Nobody wants to be a micromanager. However, trying to control everything your employees do is a habit that can start to creep in when you feel pressure mounting and deadlines approaching.
If your team members think you’re micromanaging, your efficiency as a leader might be compromised, and your efforts might actually be backfiring. Therefore, it’s important to learn how to delegate responsibility effectively, trust in your team and appreciate the value of loosening control.
If you think you might be a micromanager, consider the following signs.
You don’t know your limits
Some micromanagers don’t delegate work because they don’t trust someone else to do the work the way they would like it to be done. The problem with this approach is; having to take on a lot of work.
If you find yourself with more work than you can manage, constantly missing deadlines or regularly holding up everyone else’s work, you might be a micromanager.
One way to address this issue might be to talk to an impartial third party who is knowledgeable about your situation and your ability. An outside point of view can help you figure out which tasks you should be taking on, and which tasks you need to delegate.
Your workflow is erratic
Having a smooth, steady workflow is vital to maintaining peak productivity. Micromanagers typically have an erratic workflow because they are constantly “putting out fires” that may be either real or imagined. These managers are always reacting to situations instead of handling their job proactively.
If you’re always checking in on employees, questioning work habits or taking back work you assigned to handle it yourself, you might be a micromanager.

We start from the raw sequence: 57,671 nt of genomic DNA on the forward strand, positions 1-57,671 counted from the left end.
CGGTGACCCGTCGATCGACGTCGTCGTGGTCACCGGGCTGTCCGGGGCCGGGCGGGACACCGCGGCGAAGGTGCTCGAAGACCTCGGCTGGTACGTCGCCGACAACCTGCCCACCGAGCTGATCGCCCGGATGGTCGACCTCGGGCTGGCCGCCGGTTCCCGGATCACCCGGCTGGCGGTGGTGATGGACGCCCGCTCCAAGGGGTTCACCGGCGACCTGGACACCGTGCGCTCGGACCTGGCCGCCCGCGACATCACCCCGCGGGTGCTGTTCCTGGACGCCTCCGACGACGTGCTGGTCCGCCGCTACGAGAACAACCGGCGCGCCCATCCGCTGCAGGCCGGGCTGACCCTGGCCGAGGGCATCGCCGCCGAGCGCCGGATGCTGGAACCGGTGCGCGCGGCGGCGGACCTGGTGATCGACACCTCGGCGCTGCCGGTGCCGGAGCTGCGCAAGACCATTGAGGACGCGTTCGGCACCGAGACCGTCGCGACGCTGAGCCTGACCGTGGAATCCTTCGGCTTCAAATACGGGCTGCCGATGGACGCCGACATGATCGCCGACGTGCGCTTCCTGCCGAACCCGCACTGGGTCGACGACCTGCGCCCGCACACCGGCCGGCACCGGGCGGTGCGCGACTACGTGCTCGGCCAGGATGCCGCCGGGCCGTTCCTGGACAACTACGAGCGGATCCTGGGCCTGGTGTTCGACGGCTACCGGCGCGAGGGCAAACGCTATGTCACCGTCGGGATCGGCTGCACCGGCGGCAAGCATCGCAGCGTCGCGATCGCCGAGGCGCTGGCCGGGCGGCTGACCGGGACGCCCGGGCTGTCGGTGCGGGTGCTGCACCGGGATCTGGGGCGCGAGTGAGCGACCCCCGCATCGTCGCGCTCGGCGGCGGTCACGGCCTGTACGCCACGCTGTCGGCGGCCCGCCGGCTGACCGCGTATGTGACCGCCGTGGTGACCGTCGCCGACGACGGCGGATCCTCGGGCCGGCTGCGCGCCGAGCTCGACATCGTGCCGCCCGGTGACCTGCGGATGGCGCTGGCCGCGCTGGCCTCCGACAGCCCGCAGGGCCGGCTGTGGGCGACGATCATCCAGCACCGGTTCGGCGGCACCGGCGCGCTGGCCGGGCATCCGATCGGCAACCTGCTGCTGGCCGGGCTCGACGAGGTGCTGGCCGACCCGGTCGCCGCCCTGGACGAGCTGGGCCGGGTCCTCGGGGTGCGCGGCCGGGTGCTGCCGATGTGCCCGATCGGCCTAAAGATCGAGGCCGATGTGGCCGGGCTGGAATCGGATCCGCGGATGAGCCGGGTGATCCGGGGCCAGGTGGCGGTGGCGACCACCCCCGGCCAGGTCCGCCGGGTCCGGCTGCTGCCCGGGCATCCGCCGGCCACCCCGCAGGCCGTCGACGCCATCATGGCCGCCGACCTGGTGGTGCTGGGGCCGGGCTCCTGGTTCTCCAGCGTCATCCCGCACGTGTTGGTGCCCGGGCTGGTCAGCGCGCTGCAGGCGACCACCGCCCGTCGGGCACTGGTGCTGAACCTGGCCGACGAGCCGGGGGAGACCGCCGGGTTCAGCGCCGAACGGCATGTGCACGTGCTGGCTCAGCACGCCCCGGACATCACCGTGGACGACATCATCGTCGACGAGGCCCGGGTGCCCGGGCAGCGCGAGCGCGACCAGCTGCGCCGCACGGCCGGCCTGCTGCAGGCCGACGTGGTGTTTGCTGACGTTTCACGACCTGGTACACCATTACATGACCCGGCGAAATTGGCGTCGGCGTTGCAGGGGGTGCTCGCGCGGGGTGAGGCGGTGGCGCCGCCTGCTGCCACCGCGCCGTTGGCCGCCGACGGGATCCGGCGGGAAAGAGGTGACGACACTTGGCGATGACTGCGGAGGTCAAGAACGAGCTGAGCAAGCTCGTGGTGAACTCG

By learning how to delegate effectively, you can address this issue. Effective delegation means proper scheduling of tasks, knowing which employees can handle which responsibility and trusting your employees to do their jobs.
You feel isolated
Micromanagers might be cool people outside of work, but they’re often no fun to be around when they’re on the clock.
If you get the sense your employees are trying to avoid you, or if you hardly ever collaborate with people on projects – you might be a micromanager.
Instead, of seeing yourself and your team as individual contributors, try to create a team dynamic where you and your employees pull together to get things done.
Your employees are unhappy, because of you
Low morale around the office could be caused by any number of factors, but one of those factors shouldn’t be you, their manager.
Micromanagers typically don’t like their employees to contribute ideas, communicate outside the department or even talk to each other. Eventually, people will grow tired of not feeling appreciated or feeling controlled and you will see a steady stream of folks quitting on you.
Studies show that managers are more effective when they engage with their employees, as opposed to trying to control them. If you really want your employees to be effective, try engaging them, listening to them and building a rapport based on common goals.
At Action Group Staffing, we support managers at our client companies with the most effective ways to make use of staffing solutions we provide. Please contact us today to find out how we may be of assistance.